Train your dog to walk perfectly on a lead

You don't have to be very observant to realise that the most common problem owners experience outside the home, is their dog’s tendency to pull on the lead. Even many dogs that learn not to pull at a training class, tend to drag their owners from pillar to post once they escape the confines of the village hall.

If this is familiar to you, firstly consider why you think your dog pulls on the lead. Their motivations for pulling are various and as follows:

  • Getting to a favourite destination such as the park
  • Wanting to sniff each and every scent left behind by other dogs
  • Your dog may be a greedy sort who is always trying to eat any rubbish or litter.

How to stop your dog pulling on the lead

There are lots of different opinions and methods when it comes to training your dog to walk to heel. Here is a simple method you can try to break this frustrating behaviour, and hopefully restore enjoyment to walking your dog. It will work more quickly if your dog is still a puppy/ young dog, as the unwanted behaviour will not be so established. Don't be put off though, whatever the age or background of your dog - don't give up! Perseverance and repetition, will reap rewards in the end:

  • Start your walk as normal. Preferably somewhere free of traffic hazards. Have a fairly long lead (at least 3 m) attached to a collar that will not slip over your dog’s head.
  • When your dog starts to pull, allow them to go ahead. As they do, start to walk backwards – don't turn around – and don't be tempted to speak.
  • The tightening of the lead should surprise your dog. When they look around to see what has happened, they will see you walking away.
  • Hopefully this will encourage your dog to come trotting back to you. As they do give them lots of praise and encouragement. Keep walking backwards (at least 6 big steps) until they have caught up with you. Give them a treat if you like.
  • Once together again, set off in your forward direction. Very soon your dog will start pulling again.
  • When this happens… Repeat the process.
  • After a few repetitions, you might find your dog comes back willingly enough but sets off too soon afterwards – in which case walk another six steps back straight away.
  • During your initial sessions, you may find yourself walking more backwards than forwards!
  • Persevere! After a while your dog should be walking by your side, glancing up every so often to see whether you are about to walk backwards again.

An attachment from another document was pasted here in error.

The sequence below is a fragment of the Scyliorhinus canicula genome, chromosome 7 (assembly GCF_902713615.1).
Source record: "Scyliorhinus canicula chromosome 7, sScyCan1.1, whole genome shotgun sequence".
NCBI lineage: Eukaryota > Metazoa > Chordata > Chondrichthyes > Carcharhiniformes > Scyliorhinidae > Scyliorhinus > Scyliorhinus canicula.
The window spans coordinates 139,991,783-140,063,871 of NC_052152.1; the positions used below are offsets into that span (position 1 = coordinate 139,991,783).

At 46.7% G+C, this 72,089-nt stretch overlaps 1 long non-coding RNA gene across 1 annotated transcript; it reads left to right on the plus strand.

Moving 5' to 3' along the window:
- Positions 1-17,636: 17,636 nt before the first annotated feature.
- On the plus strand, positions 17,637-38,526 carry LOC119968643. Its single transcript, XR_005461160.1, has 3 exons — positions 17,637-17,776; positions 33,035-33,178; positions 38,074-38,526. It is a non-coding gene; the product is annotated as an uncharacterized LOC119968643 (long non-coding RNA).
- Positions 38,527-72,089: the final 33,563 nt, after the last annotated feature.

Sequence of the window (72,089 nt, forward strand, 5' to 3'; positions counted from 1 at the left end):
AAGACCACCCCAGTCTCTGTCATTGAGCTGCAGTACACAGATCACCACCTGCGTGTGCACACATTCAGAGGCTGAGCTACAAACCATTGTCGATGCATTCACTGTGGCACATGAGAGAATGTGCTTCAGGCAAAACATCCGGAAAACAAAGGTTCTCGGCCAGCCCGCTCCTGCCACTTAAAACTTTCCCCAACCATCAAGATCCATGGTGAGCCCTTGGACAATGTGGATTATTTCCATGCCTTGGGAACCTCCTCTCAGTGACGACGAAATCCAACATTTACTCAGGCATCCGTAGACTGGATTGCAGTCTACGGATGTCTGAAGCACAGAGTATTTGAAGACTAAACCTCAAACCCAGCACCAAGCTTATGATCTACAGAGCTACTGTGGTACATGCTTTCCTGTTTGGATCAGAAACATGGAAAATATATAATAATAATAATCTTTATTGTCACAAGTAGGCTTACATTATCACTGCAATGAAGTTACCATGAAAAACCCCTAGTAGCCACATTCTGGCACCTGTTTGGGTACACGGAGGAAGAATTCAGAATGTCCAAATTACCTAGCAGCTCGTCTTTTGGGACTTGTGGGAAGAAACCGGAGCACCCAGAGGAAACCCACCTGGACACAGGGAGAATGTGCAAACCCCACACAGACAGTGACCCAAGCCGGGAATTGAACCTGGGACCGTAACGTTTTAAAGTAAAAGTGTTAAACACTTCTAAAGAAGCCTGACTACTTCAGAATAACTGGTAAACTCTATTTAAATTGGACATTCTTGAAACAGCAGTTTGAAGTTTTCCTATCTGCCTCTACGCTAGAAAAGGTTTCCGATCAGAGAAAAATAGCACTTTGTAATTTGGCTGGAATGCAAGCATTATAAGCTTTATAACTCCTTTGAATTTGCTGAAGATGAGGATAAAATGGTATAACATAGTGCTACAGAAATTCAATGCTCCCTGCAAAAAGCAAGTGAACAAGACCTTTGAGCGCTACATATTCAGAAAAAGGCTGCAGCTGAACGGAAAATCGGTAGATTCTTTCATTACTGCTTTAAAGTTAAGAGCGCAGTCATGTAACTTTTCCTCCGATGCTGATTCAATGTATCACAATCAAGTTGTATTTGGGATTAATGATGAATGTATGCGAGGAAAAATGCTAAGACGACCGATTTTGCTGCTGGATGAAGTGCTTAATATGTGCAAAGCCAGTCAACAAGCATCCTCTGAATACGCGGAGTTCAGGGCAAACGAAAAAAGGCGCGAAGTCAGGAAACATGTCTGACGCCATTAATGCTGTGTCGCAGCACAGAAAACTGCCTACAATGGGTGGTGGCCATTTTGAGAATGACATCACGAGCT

• When your dog is walking well, and particularly when they looks back at you, praise them (give a treat) and say the word “heel” or “close” or whatever you want as long as you are consistent with it. This associates the word with the action. Treating and praising will make the action a rewarding experience for the, that they are therefore more likely to want to repeat.
  • If you normally take your dog to the park or field for a run off the lead; punctuate this with a lot of “sits” on the way. This will help develop general control, at every road crossing for example. Also conduct a short training session before you let them off the lead. This will reduce his enthusiasm for pulling to get there, and help to associate the free running environment with a level of control.

An alternative method

Not all dogs naturally walk well on a lead so they do need to learn what is asked of them. Pulling on the lead can be helped by appropriate training but there are other reasons why some dogs find it difficult. It is also important to ensure they are adequately coping with the environment around them.

From a training and learning point of view

Dogs quickly learn that they can pull to get to something they want so will repeat a behaviour that is seen to work. It is important however to build a relationship with a dog so that the lead itself is not the only connection between dog and handler. We would encourage the dog to be more aware of the handler and where they are going and what they are doing. Exercises and activities relating to responsiveness to the handler can help with this. This is where guidance from a qualified trainer can be beneficial.

It is also important to consider that pulling on the lead is relevant from a behavioural and emotional point of view

If the methods above do not appear to be able to help improve lead walking, this is because some dogs really struggle with the environment they are in and what is around them. This can be due to emotions such as fear, anxiety, over-arousal or over-excitement – they simply find the situation too restrictive and “cannot” walk more calmly on the lead. It is not that they are “not listening” and don’t know how to walk on a lead, but that they cannot manage it in the situation they are in. Further individual assessment of a dog’s behaviour can provide guidance in this area and should be sought from a qualified behaviourist.

Contact your vets for local qualified trainers and behaviourists or use the websites below:

Good luck and don’t be disheartened. Rome wasn’t built in a day, after all!

If you are struggling with any behaviour issue, please do ask our team of vets and nurses who have a wealth of knowledge and experience and will be only too happy to help.